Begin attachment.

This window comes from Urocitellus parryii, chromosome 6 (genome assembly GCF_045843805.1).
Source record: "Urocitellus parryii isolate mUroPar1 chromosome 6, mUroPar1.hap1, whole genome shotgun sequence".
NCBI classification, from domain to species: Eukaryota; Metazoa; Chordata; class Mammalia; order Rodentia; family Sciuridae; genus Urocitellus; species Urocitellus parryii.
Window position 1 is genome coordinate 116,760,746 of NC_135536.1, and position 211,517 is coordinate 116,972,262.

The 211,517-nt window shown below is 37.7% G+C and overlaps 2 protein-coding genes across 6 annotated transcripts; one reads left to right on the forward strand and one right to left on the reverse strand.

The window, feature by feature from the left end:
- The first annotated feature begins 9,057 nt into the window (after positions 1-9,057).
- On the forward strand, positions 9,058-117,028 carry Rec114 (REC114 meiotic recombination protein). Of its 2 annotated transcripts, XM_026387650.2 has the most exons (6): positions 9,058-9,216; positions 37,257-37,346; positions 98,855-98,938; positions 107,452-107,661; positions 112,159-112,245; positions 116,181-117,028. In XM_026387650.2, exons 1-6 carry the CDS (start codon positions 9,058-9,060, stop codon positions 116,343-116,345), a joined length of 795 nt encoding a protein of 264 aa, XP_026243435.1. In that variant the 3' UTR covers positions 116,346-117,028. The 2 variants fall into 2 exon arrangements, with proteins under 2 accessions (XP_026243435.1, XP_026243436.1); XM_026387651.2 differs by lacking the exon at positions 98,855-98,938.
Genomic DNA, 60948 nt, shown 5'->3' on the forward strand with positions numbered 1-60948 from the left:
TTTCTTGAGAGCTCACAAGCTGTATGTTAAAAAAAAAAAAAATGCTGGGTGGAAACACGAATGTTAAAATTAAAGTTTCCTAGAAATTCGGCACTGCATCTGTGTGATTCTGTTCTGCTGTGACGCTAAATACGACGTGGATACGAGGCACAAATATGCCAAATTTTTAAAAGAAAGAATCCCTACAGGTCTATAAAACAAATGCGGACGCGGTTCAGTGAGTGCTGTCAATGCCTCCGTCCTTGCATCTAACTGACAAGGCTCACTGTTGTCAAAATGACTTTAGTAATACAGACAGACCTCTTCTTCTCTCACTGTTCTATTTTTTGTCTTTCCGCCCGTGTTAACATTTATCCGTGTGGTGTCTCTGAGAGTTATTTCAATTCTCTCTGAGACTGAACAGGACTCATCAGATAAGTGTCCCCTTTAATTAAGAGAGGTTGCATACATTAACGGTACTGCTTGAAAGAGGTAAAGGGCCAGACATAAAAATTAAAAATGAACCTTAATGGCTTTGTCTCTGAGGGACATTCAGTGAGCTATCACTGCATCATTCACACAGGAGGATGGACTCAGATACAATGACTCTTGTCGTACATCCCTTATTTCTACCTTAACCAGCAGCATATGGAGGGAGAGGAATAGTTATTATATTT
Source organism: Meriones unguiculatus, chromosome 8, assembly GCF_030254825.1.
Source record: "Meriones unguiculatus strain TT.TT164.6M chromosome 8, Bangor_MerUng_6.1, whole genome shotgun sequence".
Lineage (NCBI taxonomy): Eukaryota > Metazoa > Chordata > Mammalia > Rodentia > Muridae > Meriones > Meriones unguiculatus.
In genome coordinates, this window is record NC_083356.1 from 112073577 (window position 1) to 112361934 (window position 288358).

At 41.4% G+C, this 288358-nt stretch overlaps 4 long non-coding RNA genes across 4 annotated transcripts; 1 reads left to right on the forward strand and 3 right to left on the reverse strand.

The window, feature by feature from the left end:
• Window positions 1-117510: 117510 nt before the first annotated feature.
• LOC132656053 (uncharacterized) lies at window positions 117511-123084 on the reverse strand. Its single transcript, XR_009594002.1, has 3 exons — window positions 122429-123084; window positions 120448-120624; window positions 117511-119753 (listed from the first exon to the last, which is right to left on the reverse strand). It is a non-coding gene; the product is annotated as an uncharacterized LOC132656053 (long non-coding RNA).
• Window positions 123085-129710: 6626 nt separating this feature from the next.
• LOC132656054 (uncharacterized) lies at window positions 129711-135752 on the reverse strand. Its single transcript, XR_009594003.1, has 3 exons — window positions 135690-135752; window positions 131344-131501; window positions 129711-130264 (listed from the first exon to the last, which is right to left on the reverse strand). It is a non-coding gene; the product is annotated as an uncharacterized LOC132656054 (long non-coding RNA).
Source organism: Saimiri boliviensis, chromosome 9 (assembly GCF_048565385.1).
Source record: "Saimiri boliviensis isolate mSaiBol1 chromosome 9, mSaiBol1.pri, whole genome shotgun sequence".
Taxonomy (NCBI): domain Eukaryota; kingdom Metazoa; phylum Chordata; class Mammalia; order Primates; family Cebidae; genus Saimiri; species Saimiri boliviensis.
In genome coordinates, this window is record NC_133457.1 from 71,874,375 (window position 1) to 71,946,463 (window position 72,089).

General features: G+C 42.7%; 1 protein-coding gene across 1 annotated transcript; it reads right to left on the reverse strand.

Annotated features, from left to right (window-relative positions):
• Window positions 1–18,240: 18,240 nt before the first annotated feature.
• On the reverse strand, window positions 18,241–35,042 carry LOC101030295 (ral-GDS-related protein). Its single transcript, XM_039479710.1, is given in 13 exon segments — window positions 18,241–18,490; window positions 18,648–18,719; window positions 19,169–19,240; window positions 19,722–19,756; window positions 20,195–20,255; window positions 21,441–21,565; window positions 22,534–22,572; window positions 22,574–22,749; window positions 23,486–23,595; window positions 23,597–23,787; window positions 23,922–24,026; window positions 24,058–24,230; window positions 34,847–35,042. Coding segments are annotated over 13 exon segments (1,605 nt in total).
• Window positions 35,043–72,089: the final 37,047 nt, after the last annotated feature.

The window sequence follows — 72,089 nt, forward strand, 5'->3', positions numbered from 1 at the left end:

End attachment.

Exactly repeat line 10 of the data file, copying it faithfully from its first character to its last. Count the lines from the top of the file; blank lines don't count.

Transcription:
TTTCTTGAGAGCTCACAAGCTGTATGTTAAAAAAAAAAAAAATGCTGGGTGGAAACACGAATGTTAAAATTAAAGTTTCCTAGAAATTCGGCACTGCATCTGTGTGATTCTGTTCTGCTGTGACGCTAAATACGACGTGGATACGAGGCACAAATATGCCAAATTTTTAAAAGAAAGAATCCCTACAGGTCTATAAAACAAATGCGGACGCGGTTCAGTGAGTGCTGTCAATGCCTCCGTCCTTGCATCTAACTGACAAGGCTCACTGTTGTCAAAATGACTTTAGTAATACAGACAGACCTCTTCTTCTCTCACTGTTCTATTTTTTGTCTTTCCGCCCGTGTTAACATTTATCCGTGTGGTGTCTCTGAGAGTTATTTCAATTCTCTCTGAGACTGAACAGGACTCATCAGATAAGTGTCCCCTTTAATTAAGAGAGGTTGCATACATTAACGGTACTGCTTGAAAGAGGTAAAGGGCCAGACATAAAAATTAAAAATGAACCTTAATGGCTTTGTCTCTGAGGGACATTCAGTGAGCTATCACTGCATCATTCACACAGGAGGATGGACTCAGATACAATGACTCTTGTCGTACATCCCTTATTTCTACCTTAACCAGCAGCATATGGAGGGAGAGGAATAGTTATTATATTT